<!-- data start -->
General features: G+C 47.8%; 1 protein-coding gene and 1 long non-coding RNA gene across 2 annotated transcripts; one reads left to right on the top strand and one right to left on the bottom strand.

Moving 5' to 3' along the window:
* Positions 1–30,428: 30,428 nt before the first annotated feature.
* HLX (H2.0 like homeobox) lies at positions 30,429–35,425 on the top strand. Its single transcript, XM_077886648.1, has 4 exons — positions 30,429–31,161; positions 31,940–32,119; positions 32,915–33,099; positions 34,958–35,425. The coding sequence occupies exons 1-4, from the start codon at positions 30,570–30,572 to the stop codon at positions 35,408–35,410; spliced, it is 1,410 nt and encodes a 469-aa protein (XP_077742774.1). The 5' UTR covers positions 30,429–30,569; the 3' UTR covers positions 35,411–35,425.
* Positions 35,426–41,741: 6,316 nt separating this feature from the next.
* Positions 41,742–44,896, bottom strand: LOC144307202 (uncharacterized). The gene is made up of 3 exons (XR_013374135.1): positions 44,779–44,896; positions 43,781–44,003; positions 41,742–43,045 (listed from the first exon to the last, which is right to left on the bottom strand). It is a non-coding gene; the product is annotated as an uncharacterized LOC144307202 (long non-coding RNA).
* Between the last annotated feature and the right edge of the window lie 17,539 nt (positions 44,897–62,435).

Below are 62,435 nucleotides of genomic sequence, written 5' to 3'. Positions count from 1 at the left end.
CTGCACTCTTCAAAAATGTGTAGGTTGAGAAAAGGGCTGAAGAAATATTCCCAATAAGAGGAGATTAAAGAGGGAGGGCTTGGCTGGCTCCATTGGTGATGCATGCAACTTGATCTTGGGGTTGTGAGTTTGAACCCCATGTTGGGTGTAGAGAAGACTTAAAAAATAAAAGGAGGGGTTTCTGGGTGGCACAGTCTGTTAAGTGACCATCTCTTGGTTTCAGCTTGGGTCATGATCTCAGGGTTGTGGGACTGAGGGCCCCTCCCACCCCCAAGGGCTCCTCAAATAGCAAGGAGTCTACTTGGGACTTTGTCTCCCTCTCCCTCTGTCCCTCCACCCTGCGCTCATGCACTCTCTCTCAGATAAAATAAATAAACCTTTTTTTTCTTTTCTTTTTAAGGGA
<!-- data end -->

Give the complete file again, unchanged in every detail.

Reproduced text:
General features: G+C 47.8%; 1 protein-coding gene and 1 long non-coding RNA gene across 2 annotated transcripts; one reads left to right on the top strand and one right to left on the bottom strand.

Moving 5' to 3' along the window:
* Positions 1–30,428: 30,428 nt before the first annotated feature.
* HLX (H2.0 like homeobox) lies at positions 30,429–35,425 on the top strand. Its single transcript, XM_077886648.1, has 4 exons — positions 30,429–31,161; positions 31,940–32,119; positions 32,915–33,099; positions 34,958–35,425. The coding sequence occupies exons 1-4, from the start codon at positions 30,570–30,572 to the stop codon at positions 35,408–35,410; spliced, it is 1,410 nt and encodes a 469-aa protein (XP_077742774.1). The 5' UTR covers positions 30,429–30,569; the 3' UTR covers positions 35,411–35,425.
* Positions 35,426–41,741: 6,316 nt separating this feature from the next.
* Positions 41,742–44,896, bottom strand: LOC144307202 (uncharacterized). The gene is made up of 3 exons (XR_013374135.1): positions 44,779–44,896; positions 43,781–44,003; positions 41,742–43,045 (listed from the first exon to the last, which is right to left on the bottom strand). It is a non-coding gene; the product is annotated as an uncharacterized LOC144307202 (long non-coding RNA).
* Between the last annotated feature and the right edge of the window lie 17,539 nt (positions 44,897–62,435).

Below are 62,435 nucleotides of genomic sequence, written 5' to 3'. Positions count from 1 at the left end.
CTGCACTCTTCAAAAATGTGTAGGTTGAGAAAAGGGCTGAAGAAATATTCCCAATAAGAGGAGATTAAAGAGGGAGGGCTTGGCTGGCTCCATTGGTGATGCATGCAACTTGATCTTGGGGTTGTGAGTTTGAACCCCATGTTGGGTGTAGAGAAGACTTAAAAAATAAAAGGAGGGGTTTCTGGGTGGCACAGTCTGTTAAGTGACCATCTCTTGGTTTCAGCTTGGGTCATGATCTCAGGGTTGTGGGACTGAGGGCCCCTCCCACCCCCAAGGGCTCCTCAAATAGCAAGGAGTCTACTTGGGACTTTGTCTCCCTCTCCCTCTGTCCCTCCACCCTGCGCTCATGCACTCTCTCTCAGATAAAATAAATAAACCTTTTTTTTCTTTTCTTTTTAAGGGA